A Thousand Steps

A Thousand Steps
A Thousand Steps by T. Jefferson Parker

Tuesday, January 23, 2018

Letterman: The Last Giant of Late Night by Jason Zinoman- Feature and Review


New York Times comedy critic Jason Zinoman delivers the definitive story of the life and artistic legacy of David Letterman, the greatest television talk show host of all time and the signature comedic voice of a generation.

In a career spanning more than thirty years, David Letterman redefined the modern talk show with an ironic comic style that transcended traditional television. While he remains one of the most famous stars in America, he is a remote, even reclusive, figure whose career is widely misunderstood. In Letterman, Jason Zinoman, the first comedy critic in the history of the New York Times, mixes groundbreaking reporting with unprecedented access and probing critical analysis to explain the unique entertainer’s titanic legacy. Moving from his early days in Indiana to his retirement, Zinoman goes behind the scenes of Letterman’s television career to illuminate the origins of his revolutionary comedy, its overlooked influences, and how his work intersects with and reveals his famously eccentric personality.

Zinoman argues that Letterman had three great artistic periods, each distinct and part of his evolution. As he examines key broadcasting moments—"Stupid Pet Tricks" and other captivating segments that defined Late Night with David Letterman—he illuminates Letterman’s relationship to his writers, and in particular, the show’s co-creator, Merrill Markoe, with whom Letterman shared a long professional and personal connection.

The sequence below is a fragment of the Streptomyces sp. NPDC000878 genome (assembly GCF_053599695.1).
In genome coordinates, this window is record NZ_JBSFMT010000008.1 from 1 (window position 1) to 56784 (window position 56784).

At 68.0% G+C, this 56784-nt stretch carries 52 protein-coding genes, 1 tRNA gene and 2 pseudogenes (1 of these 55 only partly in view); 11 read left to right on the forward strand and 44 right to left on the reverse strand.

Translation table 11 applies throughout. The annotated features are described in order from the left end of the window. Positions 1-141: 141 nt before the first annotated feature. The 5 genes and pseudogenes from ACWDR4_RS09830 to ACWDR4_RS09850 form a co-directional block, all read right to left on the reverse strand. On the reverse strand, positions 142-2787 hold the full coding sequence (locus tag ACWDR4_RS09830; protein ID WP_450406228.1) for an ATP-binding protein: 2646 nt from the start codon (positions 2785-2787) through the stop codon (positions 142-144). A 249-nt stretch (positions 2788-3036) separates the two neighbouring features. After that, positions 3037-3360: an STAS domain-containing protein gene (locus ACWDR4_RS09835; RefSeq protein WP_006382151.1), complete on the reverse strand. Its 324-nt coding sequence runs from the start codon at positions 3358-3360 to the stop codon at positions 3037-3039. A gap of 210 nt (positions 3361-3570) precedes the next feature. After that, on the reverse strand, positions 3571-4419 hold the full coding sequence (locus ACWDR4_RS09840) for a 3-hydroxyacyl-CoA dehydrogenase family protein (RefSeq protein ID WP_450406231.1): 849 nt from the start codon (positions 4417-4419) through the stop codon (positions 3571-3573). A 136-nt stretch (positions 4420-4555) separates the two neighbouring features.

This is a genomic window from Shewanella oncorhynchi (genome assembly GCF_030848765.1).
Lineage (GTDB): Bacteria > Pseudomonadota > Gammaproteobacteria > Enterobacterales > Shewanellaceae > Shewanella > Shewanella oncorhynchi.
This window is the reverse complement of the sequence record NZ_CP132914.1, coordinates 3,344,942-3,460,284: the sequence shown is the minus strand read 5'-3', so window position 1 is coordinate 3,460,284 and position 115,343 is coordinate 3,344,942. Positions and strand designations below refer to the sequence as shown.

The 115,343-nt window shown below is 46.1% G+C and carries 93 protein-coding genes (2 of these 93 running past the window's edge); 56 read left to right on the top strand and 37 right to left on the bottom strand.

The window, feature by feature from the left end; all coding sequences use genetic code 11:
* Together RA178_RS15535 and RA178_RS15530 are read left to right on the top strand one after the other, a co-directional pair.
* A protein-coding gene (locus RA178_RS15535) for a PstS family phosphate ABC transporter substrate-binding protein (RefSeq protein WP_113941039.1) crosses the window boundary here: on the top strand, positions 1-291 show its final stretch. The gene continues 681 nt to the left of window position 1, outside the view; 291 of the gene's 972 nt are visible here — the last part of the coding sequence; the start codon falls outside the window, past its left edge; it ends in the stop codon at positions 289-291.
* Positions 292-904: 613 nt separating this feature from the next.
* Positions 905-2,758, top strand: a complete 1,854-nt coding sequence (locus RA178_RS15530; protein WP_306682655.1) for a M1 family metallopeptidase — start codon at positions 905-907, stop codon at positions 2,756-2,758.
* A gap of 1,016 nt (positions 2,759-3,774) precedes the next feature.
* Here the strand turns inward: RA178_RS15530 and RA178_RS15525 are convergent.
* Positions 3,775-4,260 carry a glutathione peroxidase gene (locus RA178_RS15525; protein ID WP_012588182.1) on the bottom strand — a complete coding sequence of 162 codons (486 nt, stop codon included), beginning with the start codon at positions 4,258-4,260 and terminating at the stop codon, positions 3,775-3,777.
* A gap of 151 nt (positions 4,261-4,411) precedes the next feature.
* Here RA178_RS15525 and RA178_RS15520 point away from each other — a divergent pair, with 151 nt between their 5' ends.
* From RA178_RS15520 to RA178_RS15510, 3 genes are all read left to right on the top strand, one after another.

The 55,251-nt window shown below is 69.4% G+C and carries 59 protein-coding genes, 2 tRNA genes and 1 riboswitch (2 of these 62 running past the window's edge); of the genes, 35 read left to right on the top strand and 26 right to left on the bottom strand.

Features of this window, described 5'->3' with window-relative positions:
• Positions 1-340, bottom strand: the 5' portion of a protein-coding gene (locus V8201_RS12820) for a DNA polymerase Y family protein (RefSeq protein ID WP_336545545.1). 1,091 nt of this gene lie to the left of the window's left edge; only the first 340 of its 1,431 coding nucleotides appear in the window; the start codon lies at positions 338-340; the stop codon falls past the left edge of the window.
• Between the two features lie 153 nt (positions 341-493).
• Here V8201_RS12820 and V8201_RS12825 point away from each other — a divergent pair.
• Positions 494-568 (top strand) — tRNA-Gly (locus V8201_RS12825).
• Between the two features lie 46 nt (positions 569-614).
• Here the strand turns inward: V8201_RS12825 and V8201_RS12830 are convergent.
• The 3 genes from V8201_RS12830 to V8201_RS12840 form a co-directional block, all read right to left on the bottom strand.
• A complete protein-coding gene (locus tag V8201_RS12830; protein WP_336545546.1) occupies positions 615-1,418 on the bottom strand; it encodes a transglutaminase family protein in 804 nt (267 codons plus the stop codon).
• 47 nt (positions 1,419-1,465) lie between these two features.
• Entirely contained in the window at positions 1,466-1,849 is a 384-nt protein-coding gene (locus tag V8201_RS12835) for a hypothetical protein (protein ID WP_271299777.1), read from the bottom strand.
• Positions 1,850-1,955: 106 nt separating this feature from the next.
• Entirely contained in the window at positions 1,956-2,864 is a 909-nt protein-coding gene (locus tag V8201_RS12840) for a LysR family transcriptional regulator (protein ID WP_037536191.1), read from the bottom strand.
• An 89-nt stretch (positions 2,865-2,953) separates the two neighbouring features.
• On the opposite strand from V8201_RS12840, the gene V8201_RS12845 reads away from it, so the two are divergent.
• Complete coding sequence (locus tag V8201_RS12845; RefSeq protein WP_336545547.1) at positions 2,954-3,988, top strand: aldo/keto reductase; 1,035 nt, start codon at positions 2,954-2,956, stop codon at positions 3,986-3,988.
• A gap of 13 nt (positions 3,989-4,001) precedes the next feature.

To understand popular culture today, it’s necessary to understand David Letterman. With this revealing biography, Zinoman offers a perceptive analysis of the man and the artist whose ironic voice and caustic meta-humor was critical to an entire generation of comedians and viewers—and whose singular style ushered in new tropes that have become clich├ęs in comedy today.



Letterman: The Last Giant of Late NightLetterman: The Last Giant of Late Night by Jason Zinoman
My rating: 4 of 5 stars

Letterman: The Last Giant of Late Night by Jason Zinoman is a 2017 Harper publication.

It has been nearly three years since ‘The Late Show with David Letterman’ went off the air. For some reason, it seems a lot longer than that.

When I saw this book, it struck me that, I really didn't know all that much about him personally, save for the big sex and blackmail scandal he admitted to on the air, and his infamous stalker.

I hoped this book would give me a little insight into Letterman’s life, but I would have been happy just to read about his upbringing, and how he climbed his way up the chain to become a major late night phenomenon, because I realized I didn't even know the basics.

I was only able to tune in to ‘The Late Show’ on occasion, not because I didn’t like the show, but because I had to be up too early in the morning. When I had a DVR, I watched it more frequently, but my kids were always wanting me to watch ‘Conan’, so I was not exactly a loyal viewer. In fact, it got to the point where I only looked up the ‘The Top Ten List’ and skipped the rest.